Antibody titers in test sera were determined by IFAT analysis using sexual and asexual stage parasites, and the results were compared with transmission-blocking activity of the same sera as defined by a reduction in oocysts/mosquito. Box plots of transmission-blocking activity according to serum antibody titers are shown in Figure 3. The medians of transmission-blocking activity for antibody titers < 1:100, 1: 200, 1:400, and >1:800 were 18.8%, 66.8%, 76.9%, and 94.9%, respectively. A statistically significant correlation between these variables supports the strong dependence of transmission-blocking activity on increased antibody titers (Spearman’s correlation coefficient = 0.4, P = 0.0001).

For the assessment of transmission-blocking potency, an additional 16 samples were tested at different concentrations. Results indicated that blocking effects of all sera rapidly decreased with dilutions > 1:4.

DISCUSSION

This study shows that sera from Colombian patients with acute P. vivax malarial infections are able to efficiently block parasite transmission to An. albimanus mosquitoes. Approximately two-thirds of the studied individuals displayed significant transmission-blocking activity (≥ 50%) and half had > 90% inhibition as determined by the reduction in mean oocysts/mosquito. Of those sera, 15.9% totally blocked the development of mosquito infection, and the remaining samples all showed a decrease in the number of infected mosquitoes per batch. Likewise, more than 90% relative reduction in the proportion of infected mosquitoes was found more frequently in patients with fever (> 38°C) at the time of the test.

The results of this study are the first from a malaria-endemic region of South America. Although not completely comparable with results from other regions, they confirm the presence of transmission-blocking activity in areas endemic for P. vivax and are within ranges described in other regions. In Sri Lanka, the intensity of transmission-blocking activity is dependent on malaria endemicity.6,9 In Kataragama, Sri Lanka, a malaria-endemic region with an annual parasite incidence (API; the number of confirmed malaria cases/1,000 people/year) of 9.3 for P. vivax,15 only 22% of the studied sera induced total transmission-blocking activity.9 In Colombo, Sri Lanka, an area not endemic for malaria, area, complete transmission-blocking activity was observed in two-thirds of patients acutely infected with P. vivax.6 Consistent with these findings, the API in Buenaventura was 8.0, similar to that in Kataragama, as reported by the Colombian Ministry of Health; however, transmission-blocking activity was higher in our study (36%). In Mexico, high transmission-blocking activity was observed in individuals with malaria within the past six months, as determined by a reduction of sporozoite production by mosquitoes.10 In our study no correlation was observed between transmission-blocking activity and previous malaria episodes.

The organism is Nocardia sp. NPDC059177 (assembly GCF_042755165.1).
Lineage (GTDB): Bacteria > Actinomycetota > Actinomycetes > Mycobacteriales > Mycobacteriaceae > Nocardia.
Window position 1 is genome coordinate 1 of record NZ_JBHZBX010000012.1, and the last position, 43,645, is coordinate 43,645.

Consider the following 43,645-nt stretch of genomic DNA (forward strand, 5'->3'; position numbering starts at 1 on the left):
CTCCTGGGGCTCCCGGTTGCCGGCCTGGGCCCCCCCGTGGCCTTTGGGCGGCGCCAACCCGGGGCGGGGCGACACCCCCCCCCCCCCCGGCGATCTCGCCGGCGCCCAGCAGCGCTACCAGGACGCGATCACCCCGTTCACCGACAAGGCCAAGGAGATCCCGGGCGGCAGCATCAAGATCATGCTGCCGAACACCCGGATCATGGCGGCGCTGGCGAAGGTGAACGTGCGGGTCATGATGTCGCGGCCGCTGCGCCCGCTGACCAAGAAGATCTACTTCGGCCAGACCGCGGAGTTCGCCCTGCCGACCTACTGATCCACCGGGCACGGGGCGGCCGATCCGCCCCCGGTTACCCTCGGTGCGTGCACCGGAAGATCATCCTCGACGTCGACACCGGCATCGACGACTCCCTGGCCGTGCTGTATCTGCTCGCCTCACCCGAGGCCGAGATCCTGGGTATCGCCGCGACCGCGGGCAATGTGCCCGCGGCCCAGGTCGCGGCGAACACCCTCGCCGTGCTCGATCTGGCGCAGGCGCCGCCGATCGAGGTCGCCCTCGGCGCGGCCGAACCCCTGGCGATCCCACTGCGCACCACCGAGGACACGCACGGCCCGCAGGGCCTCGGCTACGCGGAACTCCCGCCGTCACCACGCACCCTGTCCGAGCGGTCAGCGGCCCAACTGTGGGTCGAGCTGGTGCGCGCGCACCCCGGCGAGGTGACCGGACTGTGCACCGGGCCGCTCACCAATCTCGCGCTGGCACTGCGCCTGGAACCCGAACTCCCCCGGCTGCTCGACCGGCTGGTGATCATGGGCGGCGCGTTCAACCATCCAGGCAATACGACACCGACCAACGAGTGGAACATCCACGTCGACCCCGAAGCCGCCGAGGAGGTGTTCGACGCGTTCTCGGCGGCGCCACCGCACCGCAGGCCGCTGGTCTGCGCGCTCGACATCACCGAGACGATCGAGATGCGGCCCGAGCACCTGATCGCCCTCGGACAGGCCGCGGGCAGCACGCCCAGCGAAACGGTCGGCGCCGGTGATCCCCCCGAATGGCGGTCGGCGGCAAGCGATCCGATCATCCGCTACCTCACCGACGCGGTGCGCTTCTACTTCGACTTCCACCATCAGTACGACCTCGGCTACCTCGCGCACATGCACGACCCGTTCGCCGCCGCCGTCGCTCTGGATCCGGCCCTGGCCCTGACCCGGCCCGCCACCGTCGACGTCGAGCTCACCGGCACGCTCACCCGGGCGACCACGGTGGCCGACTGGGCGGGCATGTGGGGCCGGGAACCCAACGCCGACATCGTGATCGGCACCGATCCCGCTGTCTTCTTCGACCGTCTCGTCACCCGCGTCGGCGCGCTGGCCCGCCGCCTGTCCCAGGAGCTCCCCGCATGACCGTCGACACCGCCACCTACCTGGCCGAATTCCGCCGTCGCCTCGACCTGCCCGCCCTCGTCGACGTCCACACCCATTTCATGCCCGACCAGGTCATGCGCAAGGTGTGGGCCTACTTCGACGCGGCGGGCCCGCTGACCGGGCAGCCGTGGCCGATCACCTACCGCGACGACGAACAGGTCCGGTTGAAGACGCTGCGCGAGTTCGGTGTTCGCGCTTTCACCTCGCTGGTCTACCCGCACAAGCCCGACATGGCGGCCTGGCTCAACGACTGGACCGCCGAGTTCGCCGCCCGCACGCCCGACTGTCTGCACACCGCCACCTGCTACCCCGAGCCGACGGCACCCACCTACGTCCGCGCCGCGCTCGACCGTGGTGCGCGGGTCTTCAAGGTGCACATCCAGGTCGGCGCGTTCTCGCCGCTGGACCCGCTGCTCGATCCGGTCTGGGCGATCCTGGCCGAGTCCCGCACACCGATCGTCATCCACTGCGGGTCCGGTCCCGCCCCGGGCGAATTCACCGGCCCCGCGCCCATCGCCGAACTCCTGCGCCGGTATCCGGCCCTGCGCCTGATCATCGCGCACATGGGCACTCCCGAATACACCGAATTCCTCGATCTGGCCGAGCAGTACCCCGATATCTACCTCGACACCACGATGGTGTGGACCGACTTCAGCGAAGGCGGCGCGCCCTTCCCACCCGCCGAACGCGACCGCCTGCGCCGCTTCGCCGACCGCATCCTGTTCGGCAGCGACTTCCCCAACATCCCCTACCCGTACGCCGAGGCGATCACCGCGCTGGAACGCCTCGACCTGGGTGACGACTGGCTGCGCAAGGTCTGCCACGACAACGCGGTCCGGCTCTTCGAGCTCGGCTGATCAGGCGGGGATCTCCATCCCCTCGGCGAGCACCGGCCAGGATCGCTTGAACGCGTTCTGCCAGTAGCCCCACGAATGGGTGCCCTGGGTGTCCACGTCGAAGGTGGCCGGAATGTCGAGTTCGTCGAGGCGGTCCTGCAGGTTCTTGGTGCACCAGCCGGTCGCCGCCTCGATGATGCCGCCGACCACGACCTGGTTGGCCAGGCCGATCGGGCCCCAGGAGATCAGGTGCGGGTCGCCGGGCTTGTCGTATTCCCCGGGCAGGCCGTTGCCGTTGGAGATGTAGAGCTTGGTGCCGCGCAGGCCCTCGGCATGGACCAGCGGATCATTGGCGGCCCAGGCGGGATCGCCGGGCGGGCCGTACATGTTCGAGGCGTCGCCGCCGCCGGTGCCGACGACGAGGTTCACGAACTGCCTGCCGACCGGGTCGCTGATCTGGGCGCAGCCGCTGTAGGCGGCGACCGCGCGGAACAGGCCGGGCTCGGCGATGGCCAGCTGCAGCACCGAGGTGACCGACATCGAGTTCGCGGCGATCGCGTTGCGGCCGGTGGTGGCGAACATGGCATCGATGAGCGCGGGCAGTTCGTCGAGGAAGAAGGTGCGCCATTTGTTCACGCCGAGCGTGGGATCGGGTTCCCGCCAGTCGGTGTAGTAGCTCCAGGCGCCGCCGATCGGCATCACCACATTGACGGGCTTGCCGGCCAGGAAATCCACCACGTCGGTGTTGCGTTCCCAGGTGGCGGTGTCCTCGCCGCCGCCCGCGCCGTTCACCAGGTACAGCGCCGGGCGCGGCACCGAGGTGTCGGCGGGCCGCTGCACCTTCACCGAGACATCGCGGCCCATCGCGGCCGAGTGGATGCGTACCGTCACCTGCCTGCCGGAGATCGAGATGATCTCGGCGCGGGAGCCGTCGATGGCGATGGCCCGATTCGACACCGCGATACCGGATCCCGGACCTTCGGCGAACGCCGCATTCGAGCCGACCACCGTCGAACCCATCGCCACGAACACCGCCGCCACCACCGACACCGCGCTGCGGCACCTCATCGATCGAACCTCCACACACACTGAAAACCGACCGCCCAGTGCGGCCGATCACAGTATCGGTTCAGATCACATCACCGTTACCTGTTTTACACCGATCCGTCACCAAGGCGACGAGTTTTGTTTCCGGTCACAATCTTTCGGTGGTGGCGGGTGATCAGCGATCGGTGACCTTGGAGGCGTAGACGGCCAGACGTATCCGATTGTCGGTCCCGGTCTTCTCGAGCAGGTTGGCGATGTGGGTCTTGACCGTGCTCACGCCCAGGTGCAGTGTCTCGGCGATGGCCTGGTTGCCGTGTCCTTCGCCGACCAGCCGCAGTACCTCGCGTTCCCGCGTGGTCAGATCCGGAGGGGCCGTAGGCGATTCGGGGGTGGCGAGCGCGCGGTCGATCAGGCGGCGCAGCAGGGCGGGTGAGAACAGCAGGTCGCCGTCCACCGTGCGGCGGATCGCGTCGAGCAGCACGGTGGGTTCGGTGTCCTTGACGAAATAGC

Although the mechanism for transmission-blocking activity in the present study was not determined, it directly correlated with antibody titers against P. vivax as determined by immunofluorescence. The role of monoclonal or polyclonal antibodies in suppression of parasite infectivity has been previously documented.15 In the studies carried out in Sri Lanka and Mexico, sera from individuals with low antibody titers produced less blocking activity and, in some cases, enhancement of transmission.9,10,16 This correlation is also consistent with a reduction of transmission-blocking activity when inhibitory sera were diluted and with previous studies.6,9,15 Moreover, in a recent Phase I clinical trial using the ookinete surface protein P. vivax Pvs25H, a correlation between antibody concentration and transmission-blocking activity was observed.17